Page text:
INNOVATIONS

Thomas and major in photojournalism. I ended up transferring to Hennepin Technical College for a commercial photography degree, and it’s been good to me for the last 30 years. Although I should probably add that ultimately I received a master’s degree in commercial photography. There’s still a stigma, but people are slowly recognizing there are opportunities that don’t come with the burden of debt. We hear a lot about how student debt is a huge weight on students’ shoulders. They graduate with $80,000 or $100,000 in debt and can’t find a job in the field that they’ve chosen. Are legislators aware of the problem or that there is a legislative solution? Some of them may not be aware of this. Many of my colleagues have visited factories in their communities and see good jobs: it’s clean, it’s a good atmosphere, employees get great benefits, employers treat them well, they’re meeting new people and making good friends. But I think there is still a stigma about manufacturing, that it’s a dirty job, it’s hard work, it’s hard on your body and after 30 years of doing it you’ll have arthritis and you won’t be able to move, and that’s just simply not the case. There is a study published by Center of the American Experiment that shows many two-year degrees actually pay better in the longrun than four-year degrees. I’m not yet sure what the solution is. I’ve seen legislation with tax credits for those who are going into the trades. I don’t want to say free college is necessarily the solution, but we should make some kind of financial incentive—like tax credits—for students seeking skilled labor or going into the trades. Are there other aspects to this problem? There might be. I’ll tell you a story. My son, Jacob, just turned 18. For the last two years, he’s been working in the summers doing landscaping: digging trees, laying sod and planting rock

Representative Joe McDonald is in his fourth year representing District 29A in the Minnesota House of Representatives. He occupies the seat formerly held by now Congressman Tom Emmer, and before that K.J. McDonald, Joe’s father, who served in the House from 1977-1990. Representative McDonald serves on the Tax committee, the Health and Human Services Reform committee, the Transportation and Regional Governance Policy committee, and the subcommittee on Aging and Long-Term Care.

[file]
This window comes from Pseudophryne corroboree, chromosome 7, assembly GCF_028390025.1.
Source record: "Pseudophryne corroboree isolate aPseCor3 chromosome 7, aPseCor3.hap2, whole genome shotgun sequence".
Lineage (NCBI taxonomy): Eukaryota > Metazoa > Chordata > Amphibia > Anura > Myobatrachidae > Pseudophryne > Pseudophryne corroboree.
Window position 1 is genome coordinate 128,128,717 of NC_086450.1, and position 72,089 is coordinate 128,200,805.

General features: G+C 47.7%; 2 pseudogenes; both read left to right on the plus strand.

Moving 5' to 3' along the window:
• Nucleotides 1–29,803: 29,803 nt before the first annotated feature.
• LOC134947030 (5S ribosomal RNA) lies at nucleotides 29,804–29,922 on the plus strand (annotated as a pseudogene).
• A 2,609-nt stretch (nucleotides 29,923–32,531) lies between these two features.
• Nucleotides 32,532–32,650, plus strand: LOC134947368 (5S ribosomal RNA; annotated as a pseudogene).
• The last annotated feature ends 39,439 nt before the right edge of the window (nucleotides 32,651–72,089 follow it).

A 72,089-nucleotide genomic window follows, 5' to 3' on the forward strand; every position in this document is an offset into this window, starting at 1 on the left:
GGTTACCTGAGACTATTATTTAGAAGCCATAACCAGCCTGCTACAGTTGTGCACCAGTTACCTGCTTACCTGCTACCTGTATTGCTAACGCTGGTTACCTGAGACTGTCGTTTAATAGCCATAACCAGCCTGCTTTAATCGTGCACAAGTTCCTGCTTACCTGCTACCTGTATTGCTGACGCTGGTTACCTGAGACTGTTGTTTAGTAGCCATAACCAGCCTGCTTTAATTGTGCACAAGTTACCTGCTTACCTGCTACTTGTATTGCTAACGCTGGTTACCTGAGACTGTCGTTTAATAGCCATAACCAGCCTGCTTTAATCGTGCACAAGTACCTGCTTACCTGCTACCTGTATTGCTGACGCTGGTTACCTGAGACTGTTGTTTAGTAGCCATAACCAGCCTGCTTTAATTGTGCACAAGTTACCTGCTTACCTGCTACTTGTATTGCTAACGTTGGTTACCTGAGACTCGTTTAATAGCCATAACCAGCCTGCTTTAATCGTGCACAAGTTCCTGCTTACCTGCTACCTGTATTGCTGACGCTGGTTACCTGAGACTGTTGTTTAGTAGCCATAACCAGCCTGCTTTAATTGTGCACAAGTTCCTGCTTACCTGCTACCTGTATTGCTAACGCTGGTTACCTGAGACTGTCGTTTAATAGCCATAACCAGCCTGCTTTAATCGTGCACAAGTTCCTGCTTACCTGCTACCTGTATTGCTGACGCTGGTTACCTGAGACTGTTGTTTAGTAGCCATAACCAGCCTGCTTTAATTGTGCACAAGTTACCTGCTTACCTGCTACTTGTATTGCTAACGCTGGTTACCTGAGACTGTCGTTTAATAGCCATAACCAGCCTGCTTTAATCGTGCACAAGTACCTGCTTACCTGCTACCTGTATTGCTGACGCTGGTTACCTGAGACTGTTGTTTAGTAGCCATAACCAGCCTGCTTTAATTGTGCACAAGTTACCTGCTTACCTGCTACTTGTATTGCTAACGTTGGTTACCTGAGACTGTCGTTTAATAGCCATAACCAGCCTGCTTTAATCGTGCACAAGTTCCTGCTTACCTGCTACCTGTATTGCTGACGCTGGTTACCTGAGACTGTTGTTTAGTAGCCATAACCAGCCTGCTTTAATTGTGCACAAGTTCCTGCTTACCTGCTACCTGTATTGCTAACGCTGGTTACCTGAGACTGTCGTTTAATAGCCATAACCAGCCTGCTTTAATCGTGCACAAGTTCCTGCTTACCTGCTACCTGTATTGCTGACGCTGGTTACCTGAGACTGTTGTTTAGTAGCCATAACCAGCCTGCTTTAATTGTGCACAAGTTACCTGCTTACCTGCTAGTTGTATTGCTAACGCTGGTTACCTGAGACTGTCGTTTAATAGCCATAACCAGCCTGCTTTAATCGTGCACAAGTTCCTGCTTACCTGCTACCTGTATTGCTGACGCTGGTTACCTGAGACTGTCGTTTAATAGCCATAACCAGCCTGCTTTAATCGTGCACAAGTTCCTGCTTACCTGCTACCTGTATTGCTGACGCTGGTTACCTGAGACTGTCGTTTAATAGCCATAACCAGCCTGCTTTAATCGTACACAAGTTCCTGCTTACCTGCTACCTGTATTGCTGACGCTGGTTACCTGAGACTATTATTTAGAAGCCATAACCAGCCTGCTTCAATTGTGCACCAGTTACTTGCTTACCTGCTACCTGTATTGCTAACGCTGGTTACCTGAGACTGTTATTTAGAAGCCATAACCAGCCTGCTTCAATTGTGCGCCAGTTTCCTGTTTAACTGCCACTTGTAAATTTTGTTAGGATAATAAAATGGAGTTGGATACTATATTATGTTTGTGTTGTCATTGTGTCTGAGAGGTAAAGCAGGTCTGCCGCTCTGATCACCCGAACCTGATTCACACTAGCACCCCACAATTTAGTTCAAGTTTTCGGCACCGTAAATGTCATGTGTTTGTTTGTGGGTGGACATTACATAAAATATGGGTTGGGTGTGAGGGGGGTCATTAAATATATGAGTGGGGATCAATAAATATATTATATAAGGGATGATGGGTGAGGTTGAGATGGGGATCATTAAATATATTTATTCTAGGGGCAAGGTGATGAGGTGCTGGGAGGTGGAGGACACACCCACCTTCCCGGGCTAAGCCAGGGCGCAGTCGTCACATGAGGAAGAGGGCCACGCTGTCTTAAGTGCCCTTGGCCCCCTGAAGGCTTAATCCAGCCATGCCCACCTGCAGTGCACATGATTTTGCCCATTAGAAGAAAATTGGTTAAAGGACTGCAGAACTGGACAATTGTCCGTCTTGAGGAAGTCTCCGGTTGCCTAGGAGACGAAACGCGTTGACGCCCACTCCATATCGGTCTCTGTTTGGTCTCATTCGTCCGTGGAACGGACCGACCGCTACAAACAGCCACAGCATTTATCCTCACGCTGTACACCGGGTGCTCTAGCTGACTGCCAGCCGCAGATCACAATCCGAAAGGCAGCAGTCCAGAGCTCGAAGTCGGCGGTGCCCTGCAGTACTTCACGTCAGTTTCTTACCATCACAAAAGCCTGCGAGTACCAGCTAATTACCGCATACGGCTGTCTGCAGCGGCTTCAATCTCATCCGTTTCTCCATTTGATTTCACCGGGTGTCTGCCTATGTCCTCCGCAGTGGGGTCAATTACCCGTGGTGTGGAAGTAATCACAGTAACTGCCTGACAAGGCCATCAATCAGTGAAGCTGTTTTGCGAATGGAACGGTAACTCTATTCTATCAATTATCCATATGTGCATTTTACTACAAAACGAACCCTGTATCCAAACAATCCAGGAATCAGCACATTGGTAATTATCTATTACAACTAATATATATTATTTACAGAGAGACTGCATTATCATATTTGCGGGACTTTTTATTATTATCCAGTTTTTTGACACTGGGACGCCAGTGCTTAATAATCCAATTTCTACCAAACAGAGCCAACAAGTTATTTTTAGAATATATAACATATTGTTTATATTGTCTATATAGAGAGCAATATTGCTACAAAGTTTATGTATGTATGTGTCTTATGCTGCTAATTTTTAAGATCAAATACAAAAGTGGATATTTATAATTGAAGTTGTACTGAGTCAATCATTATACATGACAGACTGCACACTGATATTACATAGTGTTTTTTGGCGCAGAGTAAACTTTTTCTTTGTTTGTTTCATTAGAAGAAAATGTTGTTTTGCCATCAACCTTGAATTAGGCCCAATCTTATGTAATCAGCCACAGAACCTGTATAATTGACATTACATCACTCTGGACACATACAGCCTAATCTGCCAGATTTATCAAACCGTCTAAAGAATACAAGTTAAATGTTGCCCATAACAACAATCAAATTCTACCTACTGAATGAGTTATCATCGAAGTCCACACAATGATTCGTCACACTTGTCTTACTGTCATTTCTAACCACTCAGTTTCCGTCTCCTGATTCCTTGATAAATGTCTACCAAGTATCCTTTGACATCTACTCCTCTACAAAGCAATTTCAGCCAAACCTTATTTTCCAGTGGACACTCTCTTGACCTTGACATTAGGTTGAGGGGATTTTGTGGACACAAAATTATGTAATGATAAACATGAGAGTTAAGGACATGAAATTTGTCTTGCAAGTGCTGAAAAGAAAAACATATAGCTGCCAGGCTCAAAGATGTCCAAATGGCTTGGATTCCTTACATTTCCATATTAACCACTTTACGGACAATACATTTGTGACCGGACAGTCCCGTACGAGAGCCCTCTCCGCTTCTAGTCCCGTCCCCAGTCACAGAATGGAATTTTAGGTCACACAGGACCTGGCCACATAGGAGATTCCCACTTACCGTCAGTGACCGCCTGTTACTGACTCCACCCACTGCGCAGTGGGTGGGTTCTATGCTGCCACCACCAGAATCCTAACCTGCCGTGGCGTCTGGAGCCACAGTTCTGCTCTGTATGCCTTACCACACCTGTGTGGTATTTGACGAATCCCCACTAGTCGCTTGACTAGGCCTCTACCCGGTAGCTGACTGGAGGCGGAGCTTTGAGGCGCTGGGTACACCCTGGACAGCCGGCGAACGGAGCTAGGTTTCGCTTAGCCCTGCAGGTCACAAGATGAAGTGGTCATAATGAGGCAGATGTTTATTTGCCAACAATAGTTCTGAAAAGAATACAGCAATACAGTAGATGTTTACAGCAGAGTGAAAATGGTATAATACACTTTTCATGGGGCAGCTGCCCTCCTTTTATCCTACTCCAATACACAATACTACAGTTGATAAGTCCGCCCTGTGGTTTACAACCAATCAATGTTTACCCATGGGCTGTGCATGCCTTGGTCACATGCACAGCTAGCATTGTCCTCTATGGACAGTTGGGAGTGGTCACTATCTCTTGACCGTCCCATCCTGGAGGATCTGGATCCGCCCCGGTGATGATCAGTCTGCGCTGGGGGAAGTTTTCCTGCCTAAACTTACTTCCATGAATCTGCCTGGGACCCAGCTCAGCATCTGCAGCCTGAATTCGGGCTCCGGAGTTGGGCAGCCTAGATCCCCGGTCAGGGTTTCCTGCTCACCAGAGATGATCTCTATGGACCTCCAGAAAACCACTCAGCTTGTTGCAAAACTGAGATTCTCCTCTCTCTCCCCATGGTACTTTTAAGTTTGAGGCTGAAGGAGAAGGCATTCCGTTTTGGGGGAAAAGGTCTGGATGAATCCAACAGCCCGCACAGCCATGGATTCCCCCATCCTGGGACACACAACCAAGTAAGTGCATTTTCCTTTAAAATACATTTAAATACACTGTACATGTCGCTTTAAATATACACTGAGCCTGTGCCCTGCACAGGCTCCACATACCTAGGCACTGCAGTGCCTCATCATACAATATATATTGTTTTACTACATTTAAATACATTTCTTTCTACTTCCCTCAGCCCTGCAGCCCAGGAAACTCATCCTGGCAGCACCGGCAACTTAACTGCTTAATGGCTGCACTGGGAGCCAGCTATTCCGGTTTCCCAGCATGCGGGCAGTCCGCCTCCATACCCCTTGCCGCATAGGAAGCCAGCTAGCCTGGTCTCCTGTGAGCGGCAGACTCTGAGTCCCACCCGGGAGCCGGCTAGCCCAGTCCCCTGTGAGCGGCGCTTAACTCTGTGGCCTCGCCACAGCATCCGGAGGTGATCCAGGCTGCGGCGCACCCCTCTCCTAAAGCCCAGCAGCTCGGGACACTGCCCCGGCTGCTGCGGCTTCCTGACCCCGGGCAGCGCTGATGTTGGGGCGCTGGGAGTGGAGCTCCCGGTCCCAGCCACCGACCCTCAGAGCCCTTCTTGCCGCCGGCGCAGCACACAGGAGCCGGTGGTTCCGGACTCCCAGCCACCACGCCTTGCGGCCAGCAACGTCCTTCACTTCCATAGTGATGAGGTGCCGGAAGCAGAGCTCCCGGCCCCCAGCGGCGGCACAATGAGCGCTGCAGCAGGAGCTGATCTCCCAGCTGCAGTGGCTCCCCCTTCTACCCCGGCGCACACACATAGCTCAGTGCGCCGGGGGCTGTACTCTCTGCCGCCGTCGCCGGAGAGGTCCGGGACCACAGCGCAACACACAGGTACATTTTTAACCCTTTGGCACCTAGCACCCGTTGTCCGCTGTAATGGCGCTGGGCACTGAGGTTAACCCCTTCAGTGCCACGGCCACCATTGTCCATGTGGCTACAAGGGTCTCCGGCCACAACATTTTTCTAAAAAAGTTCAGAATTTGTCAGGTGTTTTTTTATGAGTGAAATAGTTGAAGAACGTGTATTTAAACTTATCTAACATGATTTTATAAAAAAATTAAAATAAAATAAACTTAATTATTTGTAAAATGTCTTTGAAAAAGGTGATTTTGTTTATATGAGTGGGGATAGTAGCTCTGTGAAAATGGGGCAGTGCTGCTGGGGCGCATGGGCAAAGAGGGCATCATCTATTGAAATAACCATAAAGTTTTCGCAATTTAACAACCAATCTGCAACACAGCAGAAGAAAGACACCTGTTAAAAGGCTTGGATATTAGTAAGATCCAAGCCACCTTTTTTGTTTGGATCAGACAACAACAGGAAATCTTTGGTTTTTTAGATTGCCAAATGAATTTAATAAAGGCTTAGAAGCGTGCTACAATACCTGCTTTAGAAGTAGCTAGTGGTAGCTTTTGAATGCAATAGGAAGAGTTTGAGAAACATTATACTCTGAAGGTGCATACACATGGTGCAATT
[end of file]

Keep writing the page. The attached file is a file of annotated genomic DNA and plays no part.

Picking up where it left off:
gardens. It’s good, hard work. When school started this past year, 2017, his employer hired a 25-year-old strong, young buck who goes to the gym every day, works out, and is tough as nails. The guy lasted two and a half hours before he went to his boss and he said, “Gee, I’m really, really sorry. It’s more work than I anticipated, it’s more strenuous, I can’t handle it,” and he quit. He didn’t have the work ethic to survive even one full day doing landscaping work. I hear stories like this over and over again in my district. Employers just can’t seem to find good workers, and when they do, it’s hit or miss as to whether or not they’re really fully engaged, working hard and able to handle the job. I look forward to looking into this more when we get back into session. SPRING 2018 ENTERPRISE MINNESOTA /

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Entrepreneurs

GOING WITH

THE FLOE T

McGregor-based Floe International makes a bet, payable this season, that its category-defying boats will crack the luxury market 18

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o understand how Wayne Floe might duplicate the remarkable successes of Floe International’s lines of boat docks, boat lifts, and light-weight trailers in the hyper-competitive marketplace of luxury boating, you don’t have to look beyond his daily commute between home and work. Floe and his family live on an island unconnected to shore in Big Sandy Lake, just a stone’s throw from his manufacturing campus near McGregor, Minnesota. When regulators refused the previous owner’s request to construct a small bridge to connect his island to the shore, Floe bought it and decided to innovate: He built “the porter,” a massive, high-tech floating dock with front and back ramps. With it, he can drive his truck up onto it, press a control button no more complicated than a garage door opener, and the apparatus will carry him the short distance across the water. Another ramp lowers when he arrives, and